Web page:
Alberto Contador is aiming to win his fourth Tour de France. Should he be successful he will leave the company of Philippe Thys, Louison Bobet and Greg LeMond and be in a category of his own just behind Jacques Anquetil, Eddy Merckx, Bernard Hinault and Miguel Indurain, who all have five. It would also be Contador’s seventh Grand Tour victory which would see him move up to fourth on the list of all time winners, level with Indurain, Fausto Coppi and Lance Armstrong.
However, even if Contador makes it to seven Grand Tour wins, the CAS hearing in August could see him stripped of two Tours de France and a Giro d’Italia landing him right back down at four wins.
Despite having won three of the last four Tours, Contador is not the active rider with the most days spent in the Yellow Jersey.
That honour goes to Fabian Cancellara with 21 days in the race lead thanks to his dominance in the opening time trials. Contador has racked up 17 days in the Maillot Jaune to date, so needs five more days in the race lead to overtake Cancellara.
If Cancellara were to take the race lead in the opening week (which is unlikely given the lack of an individual time trial), he has another record in his sights – the most days spent in the Yellow Jersey without ever winning the Tour. That record is currently held by the Frenchman René Vietto who enjoyed 26 days in the race lead in two Tours de France, one either side of World War II.
A further stat which has nothing to do with this year’s Tour but is rather interesting nonetheless is that there are only two riders who have ridden more than one Tour de France and have worn the Yellow Jersey in each one. The first is Rudi Altig, who held the race lead in each of the four Tours he took part in (1962,1964,1966,1969).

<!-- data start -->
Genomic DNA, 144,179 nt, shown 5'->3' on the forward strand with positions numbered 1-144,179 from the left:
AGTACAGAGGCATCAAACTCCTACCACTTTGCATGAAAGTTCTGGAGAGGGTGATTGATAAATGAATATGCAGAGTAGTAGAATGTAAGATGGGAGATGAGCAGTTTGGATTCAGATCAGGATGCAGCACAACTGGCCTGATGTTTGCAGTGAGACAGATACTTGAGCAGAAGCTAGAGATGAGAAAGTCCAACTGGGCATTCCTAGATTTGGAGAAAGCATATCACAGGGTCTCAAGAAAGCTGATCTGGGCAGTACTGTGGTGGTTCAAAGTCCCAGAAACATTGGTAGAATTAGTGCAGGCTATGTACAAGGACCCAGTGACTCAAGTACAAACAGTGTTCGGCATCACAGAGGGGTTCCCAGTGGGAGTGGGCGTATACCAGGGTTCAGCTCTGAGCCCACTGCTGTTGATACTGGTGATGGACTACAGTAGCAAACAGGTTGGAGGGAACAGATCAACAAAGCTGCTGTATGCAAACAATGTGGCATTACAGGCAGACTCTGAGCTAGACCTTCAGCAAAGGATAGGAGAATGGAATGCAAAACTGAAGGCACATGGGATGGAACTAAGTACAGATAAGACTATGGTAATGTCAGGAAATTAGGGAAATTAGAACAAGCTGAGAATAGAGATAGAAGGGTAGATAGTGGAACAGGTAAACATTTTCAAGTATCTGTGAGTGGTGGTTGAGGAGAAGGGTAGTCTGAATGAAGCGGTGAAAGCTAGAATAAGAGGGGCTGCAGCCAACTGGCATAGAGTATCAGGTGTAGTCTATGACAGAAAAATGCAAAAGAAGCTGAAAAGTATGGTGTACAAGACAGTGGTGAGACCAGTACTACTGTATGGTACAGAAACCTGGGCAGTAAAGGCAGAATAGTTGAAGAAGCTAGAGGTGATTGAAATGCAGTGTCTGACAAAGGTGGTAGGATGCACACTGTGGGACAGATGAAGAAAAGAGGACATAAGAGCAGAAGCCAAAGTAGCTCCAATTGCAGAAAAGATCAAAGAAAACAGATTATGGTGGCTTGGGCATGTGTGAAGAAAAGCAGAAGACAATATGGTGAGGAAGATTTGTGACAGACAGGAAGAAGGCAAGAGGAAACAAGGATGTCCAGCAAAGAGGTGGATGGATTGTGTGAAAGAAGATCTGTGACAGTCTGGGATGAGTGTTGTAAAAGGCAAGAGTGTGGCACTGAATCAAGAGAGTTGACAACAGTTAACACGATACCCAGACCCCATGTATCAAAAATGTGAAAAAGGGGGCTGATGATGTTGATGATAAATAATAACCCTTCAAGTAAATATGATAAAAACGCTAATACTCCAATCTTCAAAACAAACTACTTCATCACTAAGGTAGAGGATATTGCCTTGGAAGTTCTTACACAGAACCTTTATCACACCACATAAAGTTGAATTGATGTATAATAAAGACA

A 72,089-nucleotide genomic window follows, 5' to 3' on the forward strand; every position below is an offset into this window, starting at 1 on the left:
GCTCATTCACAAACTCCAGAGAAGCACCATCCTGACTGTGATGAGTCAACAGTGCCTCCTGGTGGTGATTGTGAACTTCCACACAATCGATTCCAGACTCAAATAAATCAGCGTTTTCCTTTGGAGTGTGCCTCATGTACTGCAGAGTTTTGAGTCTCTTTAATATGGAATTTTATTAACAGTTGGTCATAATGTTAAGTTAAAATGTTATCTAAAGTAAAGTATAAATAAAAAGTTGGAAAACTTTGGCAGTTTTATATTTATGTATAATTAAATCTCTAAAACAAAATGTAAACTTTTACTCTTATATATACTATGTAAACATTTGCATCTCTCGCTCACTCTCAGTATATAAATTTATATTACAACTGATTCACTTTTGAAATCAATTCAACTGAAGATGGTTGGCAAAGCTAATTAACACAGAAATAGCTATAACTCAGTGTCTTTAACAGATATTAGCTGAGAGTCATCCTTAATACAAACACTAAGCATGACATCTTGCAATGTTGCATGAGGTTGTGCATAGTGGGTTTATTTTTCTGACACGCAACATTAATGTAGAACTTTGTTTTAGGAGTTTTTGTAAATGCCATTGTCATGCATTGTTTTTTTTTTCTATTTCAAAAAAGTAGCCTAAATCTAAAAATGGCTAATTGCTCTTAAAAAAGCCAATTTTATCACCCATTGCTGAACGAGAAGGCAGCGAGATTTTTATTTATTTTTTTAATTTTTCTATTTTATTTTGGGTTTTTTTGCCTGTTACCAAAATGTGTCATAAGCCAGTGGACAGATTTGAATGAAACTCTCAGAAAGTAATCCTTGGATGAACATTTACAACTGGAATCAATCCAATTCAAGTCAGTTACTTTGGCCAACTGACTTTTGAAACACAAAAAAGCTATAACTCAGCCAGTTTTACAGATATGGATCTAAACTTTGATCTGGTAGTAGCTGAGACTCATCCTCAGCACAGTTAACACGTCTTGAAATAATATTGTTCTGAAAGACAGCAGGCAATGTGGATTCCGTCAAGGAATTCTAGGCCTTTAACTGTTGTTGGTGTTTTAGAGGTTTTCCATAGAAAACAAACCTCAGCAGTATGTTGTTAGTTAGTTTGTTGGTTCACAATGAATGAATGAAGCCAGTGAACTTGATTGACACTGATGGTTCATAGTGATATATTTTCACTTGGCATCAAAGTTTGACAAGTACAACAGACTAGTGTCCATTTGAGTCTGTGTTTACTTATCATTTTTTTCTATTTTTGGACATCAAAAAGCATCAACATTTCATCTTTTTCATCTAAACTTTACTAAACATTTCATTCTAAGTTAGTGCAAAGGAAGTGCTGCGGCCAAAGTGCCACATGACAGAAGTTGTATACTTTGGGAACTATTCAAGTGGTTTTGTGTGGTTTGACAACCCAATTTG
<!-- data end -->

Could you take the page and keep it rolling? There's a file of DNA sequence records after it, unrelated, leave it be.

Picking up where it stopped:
The other is the Badger himself, Bernard Hinault, who incredibly wore the Yellow Jersey in all eight Tours that he raced.
For the record, there are seven other riders who technically wore the Yellow Jersey in every Tour they took part in, but because they all only raced in just one edition, it’s rather less impressive. They are Alfred Haemerlinck (1931), Jean Engels (1948), Giovanni Rossi (1951), Julien Schepens (1960), Francesco Moser (1975), Alex Stieda (1986) and Lech Piasecki (1987).
Mark Cavendish will most likely bag a hatful of stage wins once more. If he wins four or more, as he has done in the past three years, he will join Eddy Merckx as the only man to have won four or more stages in four Tours in a row. And since Merckx’s haul includes plenty of time trials, Cavendish will become the first rider to win at least four road stages in four Tours in a row.
Thor Hushovd will be looking to win a Tour stage for the sixth year in a row which is something which has only previously achieved by five riders. Nicolas Frantz won a stage six years in a row in the 1920s. André Leducq, Miguel Indurain and Lance Amrstrong have all won stages in seven consecutive Tours.
But way out in front on this score is André Darrigade, who in the 1950s and 1960s won a stage in an incredible ten Tours in a row.